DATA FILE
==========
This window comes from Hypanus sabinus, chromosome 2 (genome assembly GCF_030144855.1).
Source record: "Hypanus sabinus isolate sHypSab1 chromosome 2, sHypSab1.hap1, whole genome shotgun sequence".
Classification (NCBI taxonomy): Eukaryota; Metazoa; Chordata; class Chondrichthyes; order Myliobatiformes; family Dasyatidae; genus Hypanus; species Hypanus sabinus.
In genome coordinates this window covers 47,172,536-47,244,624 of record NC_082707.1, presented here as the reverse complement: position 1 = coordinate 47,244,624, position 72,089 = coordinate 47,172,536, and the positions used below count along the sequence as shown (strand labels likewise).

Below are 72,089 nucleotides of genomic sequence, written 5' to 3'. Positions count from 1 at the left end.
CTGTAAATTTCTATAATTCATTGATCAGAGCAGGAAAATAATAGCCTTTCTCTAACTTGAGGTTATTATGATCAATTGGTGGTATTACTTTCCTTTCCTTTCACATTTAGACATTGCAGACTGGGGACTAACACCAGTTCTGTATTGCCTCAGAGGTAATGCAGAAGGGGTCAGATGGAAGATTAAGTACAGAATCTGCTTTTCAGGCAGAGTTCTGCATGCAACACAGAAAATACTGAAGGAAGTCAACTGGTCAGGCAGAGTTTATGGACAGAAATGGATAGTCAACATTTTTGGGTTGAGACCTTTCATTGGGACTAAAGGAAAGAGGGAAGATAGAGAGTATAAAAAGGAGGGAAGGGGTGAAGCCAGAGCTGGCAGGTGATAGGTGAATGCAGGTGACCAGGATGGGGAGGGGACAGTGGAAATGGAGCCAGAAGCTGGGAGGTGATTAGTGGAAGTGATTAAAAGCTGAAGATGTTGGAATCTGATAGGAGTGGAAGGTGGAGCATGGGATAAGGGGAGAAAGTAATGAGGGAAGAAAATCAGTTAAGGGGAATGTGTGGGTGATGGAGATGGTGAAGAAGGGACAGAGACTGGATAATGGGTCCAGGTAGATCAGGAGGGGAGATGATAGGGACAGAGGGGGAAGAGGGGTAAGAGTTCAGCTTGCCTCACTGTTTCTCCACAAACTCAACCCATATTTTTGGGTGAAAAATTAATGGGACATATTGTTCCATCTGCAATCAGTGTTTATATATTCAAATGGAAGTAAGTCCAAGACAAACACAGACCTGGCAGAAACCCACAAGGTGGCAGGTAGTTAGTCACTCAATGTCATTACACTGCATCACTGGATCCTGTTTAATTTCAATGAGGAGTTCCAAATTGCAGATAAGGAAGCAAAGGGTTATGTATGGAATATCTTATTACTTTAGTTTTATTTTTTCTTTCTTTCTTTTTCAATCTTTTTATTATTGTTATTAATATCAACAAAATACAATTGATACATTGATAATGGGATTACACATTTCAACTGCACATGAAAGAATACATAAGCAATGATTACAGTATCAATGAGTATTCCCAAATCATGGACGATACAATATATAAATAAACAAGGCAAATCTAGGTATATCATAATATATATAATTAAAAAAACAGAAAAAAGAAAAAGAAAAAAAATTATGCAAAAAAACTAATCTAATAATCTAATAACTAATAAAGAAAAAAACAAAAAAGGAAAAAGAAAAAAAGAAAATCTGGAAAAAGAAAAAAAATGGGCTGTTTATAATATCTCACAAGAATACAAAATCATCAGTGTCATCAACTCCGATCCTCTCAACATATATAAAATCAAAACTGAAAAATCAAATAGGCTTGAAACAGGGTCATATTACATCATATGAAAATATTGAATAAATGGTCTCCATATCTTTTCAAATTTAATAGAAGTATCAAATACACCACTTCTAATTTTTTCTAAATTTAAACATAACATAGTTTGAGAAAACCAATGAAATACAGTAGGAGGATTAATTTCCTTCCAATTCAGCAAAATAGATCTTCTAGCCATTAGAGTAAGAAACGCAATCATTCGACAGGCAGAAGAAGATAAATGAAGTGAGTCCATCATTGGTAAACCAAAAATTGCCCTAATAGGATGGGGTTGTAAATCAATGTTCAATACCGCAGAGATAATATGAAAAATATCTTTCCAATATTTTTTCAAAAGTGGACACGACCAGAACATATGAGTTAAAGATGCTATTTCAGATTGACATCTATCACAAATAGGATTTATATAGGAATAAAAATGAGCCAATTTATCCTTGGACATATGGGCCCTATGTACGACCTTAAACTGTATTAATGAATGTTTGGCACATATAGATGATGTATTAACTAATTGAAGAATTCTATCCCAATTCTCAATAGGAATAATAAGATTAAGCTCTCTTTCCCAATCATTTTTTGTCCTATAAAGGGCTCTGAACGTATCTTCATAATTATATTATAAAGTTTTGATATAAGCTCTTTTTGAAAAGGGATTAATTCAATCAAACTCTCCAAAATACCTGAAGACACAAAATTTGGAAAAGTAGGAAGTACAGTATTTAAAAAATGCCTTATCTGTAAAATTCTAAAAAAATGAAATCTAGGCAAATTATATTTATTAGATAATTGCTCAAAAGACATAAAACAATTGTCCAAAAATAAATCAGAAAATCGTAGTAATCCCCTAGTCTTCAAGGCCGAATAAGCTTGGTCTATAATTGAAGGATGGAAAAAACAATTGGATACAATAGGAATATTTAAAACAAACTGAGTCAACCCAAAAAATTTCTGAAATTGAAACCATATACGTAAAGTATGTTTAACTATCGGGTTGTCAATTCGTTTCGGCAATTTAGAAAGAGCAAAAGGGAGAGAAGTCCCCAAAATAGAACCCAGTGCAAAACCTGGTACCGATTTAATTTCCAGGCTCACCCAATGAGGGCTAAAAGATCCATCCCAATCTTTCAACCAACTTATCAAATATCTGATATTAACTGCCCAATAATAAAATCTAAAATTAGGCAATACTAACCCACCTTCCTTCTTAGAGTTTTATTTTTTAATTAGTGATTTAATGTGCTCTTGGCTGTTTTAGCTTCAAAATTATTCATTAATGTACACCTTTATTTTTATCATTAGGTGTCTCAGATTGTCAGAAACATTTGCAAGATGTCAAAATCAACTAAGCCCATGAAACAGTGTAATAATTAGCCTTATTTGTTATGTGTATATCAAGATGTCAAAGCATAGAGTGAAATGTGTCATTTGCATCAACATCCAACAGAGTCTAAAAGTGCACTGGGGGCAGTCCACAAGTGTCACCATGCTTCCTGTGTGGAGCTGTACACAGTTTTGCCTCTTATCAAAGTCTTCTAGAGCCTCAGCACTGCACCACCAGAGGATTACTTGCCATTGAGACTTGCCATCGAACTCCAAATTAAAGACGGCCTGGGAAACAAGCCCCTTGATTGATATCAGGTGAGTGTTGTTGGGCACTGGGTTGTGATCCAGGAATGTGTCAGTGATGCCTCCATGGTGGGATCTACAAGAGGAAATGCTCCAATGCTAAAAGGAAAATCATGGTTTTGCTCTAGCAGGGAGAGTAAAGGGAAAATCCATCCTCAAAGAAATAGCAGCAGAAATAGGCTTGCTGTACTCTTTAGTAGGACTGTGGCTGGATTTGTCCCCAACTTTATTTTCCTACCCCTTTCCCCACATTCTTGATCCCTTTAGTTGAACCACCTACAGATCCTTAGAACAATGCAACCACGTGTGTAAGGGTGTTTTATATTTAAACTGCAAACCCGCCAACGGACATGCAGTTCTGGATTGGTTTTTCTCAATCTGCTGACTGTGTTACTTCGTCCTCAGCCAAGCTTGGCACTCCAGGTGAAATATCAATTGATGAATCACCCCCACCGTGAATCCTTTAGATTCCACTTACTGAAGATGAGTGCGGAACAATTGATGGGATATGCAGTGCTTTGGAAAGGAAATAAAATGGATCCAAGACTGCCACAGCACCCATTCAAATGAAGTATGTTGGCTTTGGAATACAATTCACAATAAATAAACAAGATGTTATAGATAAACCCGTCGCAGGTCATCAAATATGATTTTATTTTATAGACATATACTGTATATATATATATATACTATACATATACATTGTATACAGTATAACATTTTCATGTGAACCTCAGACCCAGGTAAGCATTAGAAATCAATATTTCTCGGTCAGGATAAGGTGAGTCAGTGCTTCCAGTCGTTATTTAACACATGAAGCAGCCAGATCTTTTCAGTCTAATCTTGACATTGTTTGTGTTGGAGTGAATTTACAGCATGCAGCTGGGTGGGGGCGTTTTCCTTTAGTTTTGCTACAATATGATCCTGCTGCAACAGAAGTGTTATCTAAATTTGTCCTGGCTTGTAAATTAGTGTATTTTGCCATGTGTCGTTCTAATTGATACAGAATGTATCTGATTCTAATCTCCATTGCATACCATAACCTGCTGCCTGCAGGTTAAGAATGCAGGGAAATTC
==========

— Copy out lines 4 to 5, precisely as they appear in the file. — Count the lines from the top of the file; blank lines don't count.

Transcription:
In genome coordinates this window covers 47,172,536-47,244,624 of record NC_082707.1, presented here as the reverse complement: position 1 = coordinate 47,244,624, position 72,089 = coordinate 47,172,536, and the positions used below count along the sequence as shown (strand labels likewise).

Below are 72,089 nucleotides of genomic sequence, written 5' to 3'. Positions count from 1 at the left end.